Officials give OK to develop disaster plan
By Jennifer R. Vertullo
Published: Wednesday, Dec. 11, 2013, 2:16 a.m.
Clairton officials have given a green light for the Conscience Group Corp. to develop a Disaster Resilient Emergency Management Awareness system in the city.
A one-year contract that offers the organization free space in city hall was approved Tuesday in a 4-0 vote, with outgoing Councilman Terry Julian absent.
“(The contract) does spell out what the city's participation in it would be,” city manager Howard Bednar said. “It will be reviewed after that time frame.”
The Disaster Resilient Emergency Management Awareness concept, also known as as DREMA, has been the subject of controversy for the last few months as Conscience Group president David Adams sought support from officials, clergy and residents.
The idea resulted from President Obama's emphasis on disaster resilience as a national imperative based on a report by the National Academy of Sciences.
Adams' program works directly with residents of distressed socio-economic communities, he said, thereby improving the chances of those who may be forgotten in the case of a local or national disaster.
He hopes Clairton can be a pilot site for what could become a national initiative.
“This is a national public service model that we want to build here in Clairton,” he said at a Nov. 19 meeting. “We're here to help you, and it's clear that you understand we are not here to ask you for a thing. This is not a financially driven strategy.”
While the concept seems to be one that can benefit the city and other Mon Valley communities, residents are skeptical.
Adams and Marie Blair, a representative of Conscience Group Corp., emphasized the need for aid to predominantly black, low-income communities that have socio-economic stresses not common in other places. They cited drugs, violence and the dependency on government aid for food and other subsidies.
“Disaster preparedness has changed,” Blair said. “The government is saying we can't afford it anymore and that citizens are going to have to take care of themselves at some point. We have to make sure citizens are prepared before a disaster comes instead of reacting to it.”
Because a handful of residents and clergy were confused by Adams' proposal, a meeting last month was a chance to have their questions answered. Many were not satisfied with the presentation.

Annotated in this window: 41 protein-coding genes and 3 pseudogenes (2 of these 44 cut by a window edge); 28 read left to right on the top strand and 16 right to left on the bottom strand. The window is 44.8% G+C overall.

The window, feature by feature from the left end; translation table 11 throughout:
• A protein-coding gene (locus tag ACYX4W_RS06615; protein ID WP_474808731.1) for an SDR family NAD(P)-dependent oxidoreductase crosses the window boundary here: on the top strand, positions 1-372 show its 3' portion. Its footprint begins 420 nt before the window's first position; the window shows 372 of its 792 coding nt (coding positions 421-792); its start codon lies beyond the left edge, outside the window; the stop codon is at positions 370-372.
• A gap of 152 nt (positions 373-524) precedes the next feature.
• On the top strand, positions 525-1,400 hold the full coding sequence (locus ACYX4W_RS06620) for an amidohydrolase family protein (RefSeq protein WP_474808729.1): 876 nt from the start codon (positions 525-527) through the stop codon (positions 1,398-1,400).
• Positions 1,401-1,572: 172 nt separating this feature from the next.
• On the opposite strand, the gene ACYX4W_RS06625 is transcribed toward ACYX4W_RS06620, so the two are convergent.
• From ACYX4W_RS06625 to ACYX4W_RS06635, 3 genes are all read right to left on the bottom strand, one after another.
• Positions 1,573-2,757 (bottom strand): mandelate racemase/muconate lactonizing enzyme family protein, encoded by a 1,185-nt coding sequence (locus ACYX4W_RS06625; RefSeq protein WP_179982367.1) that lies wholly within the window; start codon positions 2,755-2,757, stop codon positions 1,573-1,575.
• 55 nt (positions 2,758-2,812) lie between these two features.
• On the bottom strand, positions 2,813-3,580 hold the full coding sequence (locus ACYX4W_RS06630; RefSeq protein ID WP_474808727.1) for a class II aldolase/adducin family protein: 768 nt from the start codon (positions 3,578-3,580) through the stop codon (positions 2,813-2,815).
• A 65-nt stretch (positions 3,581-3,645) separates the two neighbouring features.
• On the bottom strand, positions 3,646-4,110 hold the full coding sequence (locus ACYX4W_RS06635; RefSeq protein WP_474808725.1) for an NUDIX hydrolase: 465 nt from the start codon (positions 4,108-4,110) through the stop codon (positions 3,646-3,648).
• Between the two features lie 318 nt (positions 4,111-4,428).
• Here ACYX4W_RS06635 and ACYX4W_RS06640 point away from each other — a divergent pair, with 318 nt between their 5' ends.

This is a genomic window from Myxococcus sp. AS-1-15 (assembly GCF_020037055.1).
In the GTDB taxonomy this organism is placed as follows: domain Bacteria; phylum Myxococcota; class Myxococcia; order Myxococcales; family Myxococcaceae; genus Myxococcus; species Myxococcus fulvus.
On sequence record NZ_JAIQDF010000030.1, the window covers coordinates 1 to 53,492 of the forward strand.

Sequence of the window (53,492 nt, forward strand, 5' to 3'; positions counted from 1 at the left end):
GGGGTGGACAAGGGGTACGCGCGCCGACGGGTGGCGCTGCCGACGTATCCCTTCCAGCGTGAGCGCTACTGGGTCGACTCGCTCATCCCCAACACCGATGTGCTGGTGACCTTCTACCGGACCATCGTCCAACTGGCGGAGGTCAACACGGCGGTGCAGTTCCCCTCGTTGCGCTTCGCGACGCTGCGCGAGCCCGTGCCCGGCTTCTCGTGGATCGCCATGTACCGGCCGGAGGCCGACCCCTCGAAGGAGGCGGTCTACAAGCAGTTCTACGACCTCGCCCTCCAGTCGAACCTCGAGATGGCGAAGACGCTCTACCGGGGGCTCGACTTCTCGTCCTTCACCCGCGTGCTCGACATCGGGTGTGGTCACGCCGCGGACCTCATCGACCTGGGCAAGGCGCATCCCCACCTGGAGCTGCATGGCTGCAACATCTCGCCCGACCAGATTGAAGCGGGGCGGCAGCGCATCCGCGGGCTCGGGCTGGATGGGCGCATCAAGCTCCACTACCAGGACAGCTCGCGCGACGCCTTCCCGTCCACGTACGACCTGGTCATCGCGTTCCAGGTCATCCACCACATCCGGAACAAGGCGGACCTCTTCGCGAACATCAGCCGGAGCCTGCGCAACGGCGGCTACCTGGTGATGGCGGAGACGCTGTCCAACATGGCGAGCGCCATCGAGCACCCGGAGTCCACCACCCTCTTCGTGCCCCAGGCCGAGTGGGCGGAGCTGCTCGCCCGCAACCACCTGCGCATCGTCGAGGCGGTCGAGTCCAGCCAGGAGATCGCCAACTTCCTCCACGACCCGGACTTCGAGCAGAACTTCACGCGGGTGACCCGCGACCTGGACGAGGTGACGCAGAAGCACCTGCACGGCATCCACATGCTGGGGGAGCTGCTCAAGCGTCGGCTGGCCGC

Art Thomas, a Clairton resident for more than 60 years, was the only resident to speak out on Tuesday. He was among those who attended last month's meeting.
“I felt like I was buying my first used car or something,” Thomas said. “(Adams) had me worried about the Mon River rising up and me standing on a rooftop waving a flag.”
Thomas said officials should have a network of communication in the event of any disaster, and that the city shouldn't have to rely on an outside organization.
Mayor Rich Lattanzi said he's happy to see the city moving forward despite the confusion.
“The model or the program itself was somewhat confusing in terms of the outlook and goals, but it's a great opportunity for the city of Clairton,” Lattanzi said. “At a minimum, we are going to educate the citizens of Clairton on how to be prepared and what resources they can use.”
If an organization offers to help Clairton residents, the mayor said, it's only fair to allow the group to try.
“I'm up in the air about it, but I'm not going to vote ‘no' now,” Councilman Richard L. Ford III said on Tuesday. “I want to see how it does in its first year.”
Deputy Mayor Kathy Tachoir echoed Ford's sentiment, noting she wants to give the project a chance to thrive.
Jennifer R. Vertullo is a staff writer for Trib Total Media. She can be reached at 412-664-9161 ext. 1956, or email@example.com.
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